Ryder Cup and Solheim Cup 24-26 Sep; 4-6 Sep

With eight months to go it is too early to say whether the events will take place – although last week Europe’s Solheim Cup captain, Catriona Matthew, gave no indication her event would not be played. However, there is a lively debate whether it is right for the Ryder Cup to go ahead without fans lining the fairways and filling the galleries, given they are so central to the event. The US captain, Steve Stricker, has insisted: “There has been no talk of contingency plans. I would imagine we’re at the point where we would play no matter what.” Kerry Haigh, the chief championship officer for the PGA of America, was more downbeat. “We are talking about an event with an atmosphere like no other,” he said. “So our hope and expectation is that we will be able to play it in a manner it deserves, with full crowds and full support. If the situation exists that is not going to allow that, I guess it likely would not be played.” SI

Rugby World Cup 2021 18 Sep-16 Oct

Given New Zealand’s success in dealing with the virus – its last local case was recorded on 18 November – the women’s tournament is expected to go ahead as planned. New Zealand has held numerous sporting events with capacity crowds since emerging from lockdown and the first women’s edition of the World Cup held in the southern hemisphere is set to follow suit. At the draw in November, New Zealand’s prime minister, Jacinda Ardern, said: “As one of the few countries in the world where sport can even be played in front of packed stadiums of fans, Rugby World Cup 2021 offers up a chance to showcase New Zealand to a global audience.” How easy it is for large numbers of overseas supporters to attend, if at all, remains to be seen, however, with the country’s strict border controls contributing to its success in its handling of the virus. GM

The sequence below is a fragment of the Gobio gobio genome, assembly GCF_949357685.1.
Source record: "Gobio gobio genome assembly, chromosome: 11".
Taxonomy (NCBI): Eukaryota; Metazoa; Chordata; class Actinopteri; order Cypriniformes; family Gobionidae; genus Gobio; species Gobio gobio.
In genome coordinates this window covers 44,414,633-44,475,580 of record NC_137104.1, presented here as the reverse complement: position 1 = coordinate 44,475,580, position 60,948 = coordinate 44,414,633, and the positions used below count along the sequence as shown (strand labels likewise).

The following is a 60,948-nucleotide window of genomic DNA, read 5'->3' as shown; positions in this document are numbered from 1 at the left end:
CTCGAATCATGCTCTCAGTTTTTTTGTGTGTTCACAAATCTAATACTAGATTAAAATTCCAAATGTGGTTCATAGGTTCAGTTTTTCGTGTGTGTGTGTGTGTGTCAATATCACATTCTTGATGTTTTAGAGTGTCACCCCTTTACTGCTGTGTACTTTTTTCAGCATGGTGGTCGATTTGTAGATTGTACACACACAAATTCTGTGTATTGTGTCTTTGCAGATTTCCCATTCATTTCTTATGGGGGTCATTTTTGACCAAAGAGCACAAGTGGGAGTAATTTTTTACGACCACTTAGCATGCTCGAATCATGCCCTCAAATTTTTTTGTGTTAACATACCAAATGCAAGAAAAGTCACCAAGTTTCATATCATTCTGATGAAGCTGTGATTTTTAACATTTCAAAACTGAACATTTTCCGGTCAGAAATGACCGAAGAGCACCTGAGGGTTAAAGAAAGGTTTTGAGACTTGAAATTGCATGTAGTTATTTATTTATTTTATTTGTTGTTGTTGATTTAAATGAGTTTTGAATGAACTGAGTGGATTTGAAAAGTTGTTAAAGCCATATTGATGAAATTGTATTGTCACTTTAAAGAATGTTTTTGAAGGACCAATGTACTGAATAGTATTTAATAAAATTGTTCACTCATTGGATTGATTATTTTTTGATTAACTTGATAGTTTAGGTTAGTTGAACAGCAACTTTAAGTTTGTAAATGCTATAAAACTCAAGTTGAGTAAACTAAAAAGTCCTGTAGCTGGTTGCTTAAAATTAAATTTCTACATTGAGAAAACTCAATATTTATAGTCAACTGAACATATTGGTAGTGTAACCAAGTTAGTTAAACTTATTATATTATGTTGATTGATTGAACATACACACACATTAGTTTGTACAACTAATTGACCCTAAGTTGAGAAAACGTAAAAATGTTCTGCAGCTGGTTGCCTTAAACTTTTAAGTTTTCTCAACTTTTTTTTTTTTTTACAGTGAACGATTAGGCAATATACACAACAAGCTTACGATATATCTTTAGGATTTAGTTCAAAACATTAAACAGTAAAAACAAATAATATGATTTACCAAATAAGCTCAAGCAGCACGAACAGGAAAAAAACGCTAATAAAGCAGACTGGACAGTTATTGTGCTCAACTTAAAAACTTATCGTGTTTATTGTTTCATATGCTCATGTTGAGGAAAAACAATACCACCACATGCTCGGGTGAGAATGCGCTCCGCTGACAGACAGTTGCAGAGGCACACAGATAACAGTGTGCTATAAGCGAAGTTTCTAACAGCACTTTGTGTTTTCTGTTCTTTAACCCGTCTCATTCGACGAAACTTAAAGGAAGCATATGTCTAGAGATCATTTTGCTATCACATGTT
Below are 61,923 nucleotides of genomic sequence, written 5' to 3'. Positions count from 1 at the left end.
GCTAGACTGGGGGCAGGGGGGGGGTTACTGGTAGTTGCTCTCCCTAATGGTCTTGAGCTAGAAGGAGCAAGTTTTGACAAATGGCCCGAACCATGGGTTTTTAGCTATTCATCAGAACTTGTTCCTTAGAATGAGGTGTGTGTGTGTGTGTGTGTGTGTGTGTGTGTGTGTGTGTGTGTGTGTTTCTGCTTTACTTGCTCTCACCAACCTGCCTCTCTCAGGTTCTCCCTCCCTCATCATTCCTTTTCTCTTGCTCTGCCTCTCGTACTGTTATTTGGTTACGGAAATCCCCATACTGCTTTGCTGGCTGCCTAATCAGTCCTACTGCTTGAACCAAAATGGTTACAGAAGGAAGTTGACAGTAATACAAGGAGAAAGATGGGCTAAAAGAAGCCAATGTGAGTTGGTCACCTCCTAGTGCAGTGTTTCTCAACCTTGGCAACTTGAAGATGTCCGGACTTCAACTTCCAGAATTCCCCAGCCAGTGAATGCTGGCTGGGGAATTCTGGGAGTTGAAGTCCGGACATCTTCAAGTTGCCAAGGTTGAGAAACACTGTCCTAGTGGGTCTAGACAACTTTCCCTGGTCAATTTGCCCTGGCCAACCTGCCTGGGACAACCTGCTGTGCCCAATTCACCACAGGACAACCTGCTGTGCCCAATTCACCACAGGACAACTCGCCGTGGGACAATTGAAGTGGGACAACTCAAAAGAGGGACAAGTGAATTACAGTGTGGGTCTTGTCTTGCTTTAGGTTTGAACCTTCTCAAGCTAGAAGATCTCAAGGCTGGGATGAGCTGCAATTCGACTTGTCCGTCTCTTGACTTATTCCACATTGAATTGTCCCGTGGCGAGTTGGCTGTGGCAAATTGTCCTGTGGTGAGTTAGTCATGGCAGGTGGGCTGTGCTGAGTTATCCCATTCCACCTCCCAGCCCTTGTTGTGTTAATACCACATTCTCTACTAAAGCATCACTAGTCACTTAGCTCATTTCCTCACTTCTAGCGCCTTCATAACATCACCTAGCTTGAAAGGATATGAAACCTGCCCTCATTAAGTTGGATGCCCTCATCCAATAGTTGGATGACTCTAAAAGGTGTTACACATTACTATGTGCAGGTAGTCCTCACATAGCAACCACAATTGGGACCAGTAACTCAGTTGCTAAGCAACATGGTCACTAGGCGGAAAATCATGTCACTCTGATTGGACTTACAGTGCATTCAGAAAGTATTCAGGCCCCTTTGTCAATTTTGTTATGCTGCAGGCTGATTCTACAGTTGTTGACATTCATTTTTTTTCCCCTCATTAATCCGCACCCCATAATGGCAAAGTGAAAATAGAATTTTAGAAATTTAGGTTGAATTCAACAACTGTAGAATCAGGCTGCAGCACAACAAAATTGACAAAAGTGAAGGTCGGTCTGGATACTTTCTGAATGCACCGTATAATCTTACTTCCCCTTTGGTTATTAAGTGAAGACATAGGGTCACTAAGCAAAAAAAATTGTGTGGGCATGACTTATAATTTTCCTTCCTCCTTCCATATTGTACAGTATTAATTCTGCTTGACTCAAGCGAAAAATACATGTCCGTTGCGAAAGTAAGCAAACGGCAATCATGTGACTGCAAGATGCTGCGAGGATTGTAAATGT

Rugby League World Cup 23 Oct-27 Nov

Organisers of the 16th staging of the Rugby League World Cup are hopeful the event will take place in full stadiums as planned, but contingency plans include playing behind closed doors. However, a significant investment in the event, and early reports of positive ticket uptake from supporters, means rugby league could miss out on a lucrative windfall if supporters are not allowed to attend. No decision will be made on that until spring at the earliest, but the tournament is almost certain to go ahead in 2021 in some capacity. Postponing until 2022 remains a last resort: though the organisers are quietly confident the autumn start could mean the World Cup is the first major sporting event in the UK with full crowds in attendance. Aaron Bower

The Ashes Nov 2021-Jan 2022

Australia’s thus-far successful home summer suggests nothing other than the tour going ahead and this far out the chief questions appear to be what state the two teams are in and whether England’s vocal supporters can attend. The latter will hinge on the ease of global travel by the end of the year and the current 14-day hotel room quarantine on entry that would put many off; there is plenty of time for this to be eased or lifted beforehand. On the field the issue of mental fatigue is hard to ignore. Covid-safe bubbles may have disappeared by the time the urn is at stake but the fixture pile-up caused by the pandemic – and cricket’s thirst for broadcast money – means a number of players may be cooked. Before the Ashes comes a T20 World Cup in India, while England have trips to Bangladesh and Pakistan sandwiched between this and their packed home summer schedule. Rest and rotation is the expected, product-diminishing response to counter this. AM

source: theguardian.com